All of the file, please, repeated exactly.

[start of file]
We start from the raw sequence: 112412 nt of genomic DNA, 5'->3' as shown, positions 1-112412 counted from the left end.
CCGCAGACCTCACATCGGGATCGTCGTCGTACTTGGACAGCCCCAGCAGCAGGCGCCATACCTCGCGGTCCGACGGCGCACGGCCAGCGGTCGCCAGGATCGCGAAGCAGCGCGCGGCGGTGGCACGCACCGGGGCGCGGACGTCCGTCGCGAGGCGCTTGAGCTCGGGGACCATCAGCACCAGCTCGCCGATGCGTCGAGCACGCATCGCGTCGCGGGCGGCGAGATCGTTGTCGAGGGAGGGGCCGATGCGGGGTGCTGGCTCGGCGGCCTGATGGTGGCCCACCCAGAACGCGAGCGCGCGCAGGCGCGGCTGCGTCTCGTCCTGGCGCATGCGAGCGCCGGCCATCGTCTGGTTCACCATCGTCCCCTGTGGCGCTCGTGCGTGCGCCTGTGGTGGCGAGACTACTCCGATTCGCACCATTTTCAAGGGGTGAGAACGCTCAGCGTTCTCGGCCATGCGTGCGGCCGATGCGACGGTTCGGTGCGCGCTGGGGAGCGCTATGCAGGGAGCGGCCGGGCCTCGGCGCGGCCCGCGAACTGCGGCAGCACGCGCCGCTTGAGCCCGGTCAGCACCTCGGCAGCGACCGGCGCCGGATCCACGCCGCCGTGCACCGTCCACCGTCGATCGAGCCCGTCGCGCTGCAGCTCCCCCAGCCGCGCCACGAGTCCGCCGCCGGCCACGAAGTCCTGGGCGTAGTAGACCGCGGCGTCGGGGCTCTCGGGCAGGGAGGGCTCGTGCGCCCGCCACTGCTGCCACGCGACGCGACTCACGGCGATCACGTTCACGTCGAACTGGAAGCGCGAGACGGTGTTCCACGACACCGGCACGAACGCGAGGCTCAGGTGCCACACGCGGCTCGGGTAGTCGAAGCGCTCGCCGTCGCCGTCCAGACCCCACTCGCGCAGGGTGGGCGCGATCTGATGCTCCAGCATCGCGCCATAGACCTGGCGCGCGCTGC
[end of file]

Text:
We start from the raw sequence: 112412 nt of genomic DNA, 5'->3' as shown, positions 1-112412 counted from the left end.
CCGCAGACCTCACATCGGGATCGTCGTCGTACTTGGACAGCCCCAGCAGCAGGCGCCATACCTCGCGGTCCGACGGCGCACGGCCAGCGGTCGCCAGGATCGCGAAGCAGCGCGCGGCGGTGGCACGCACCGGGGCGCGGACGTCCGTCGCGAGGCGCTTGAGCTCGGGGACCATCAGCACCAGCTCGCCGATGCGTCGAGCACGCATCGCGTCGCGGGCGGCGAGATCGTTGTCGAGGGAGGGGCCGATGCGGGGTGCTGGCTCGGCGGCCTGATGGTGGCCCACCCAGAACGCGAGCGCGCGCAGGCGCGGCTGCGTCTCGTCCTGGCGCATGCGAGCGCCGGCCATCGTCTGGTTCACCATCGTCCCCTGTGGCGCTCGTGCGTGCGCCTGTGGTGGCGAGACTACTCCGATTCGCACCATTTTCAAGGGGTGAGAACGCTCAGCGTTCTCGGCCATGCGTGCGGCCGATGCGACGGTTCGGTGCGCGCTGGGGAGCGCTATGCAGGGAGCGGCCGGGCCTCGGCGCGGCCCGCGAACTGCGGCAGCACGCGCCGCTTGAGCCCGGTCAGCACCTCGGCAGCGACCGGCGCCGGATCCACGCCGCCGTGCACCGTCCACCGTCGATCGAGCCCGTCGCGCTGCAGCTCCCCCAGCCGCGCCACGAGTCCGCCGCCGGCCACGAAGTCCTGGGCGTAGTAGACCGCGGCGTCGGGGCTCTCGGGCAGGGAGGGCTCGTGCGCCCGCCACTGCTGCCACGCGACGCGACTCACGGCGATCACGTTCACGTCGAACTGGAAGCGCGAGACGGTGTTCCACGACACCGGCACGAACGCGAGGCTCAGGTGCCACACGCGGCTCGGGTAGTCGAAGCGCTCGCCGTCGCCGTCCAGACCCCACTCGCGCAGGGTGGGCGCGATCTGATGCTCCAGCATCGCGCCATAGACCTGGCGCGCGCTGC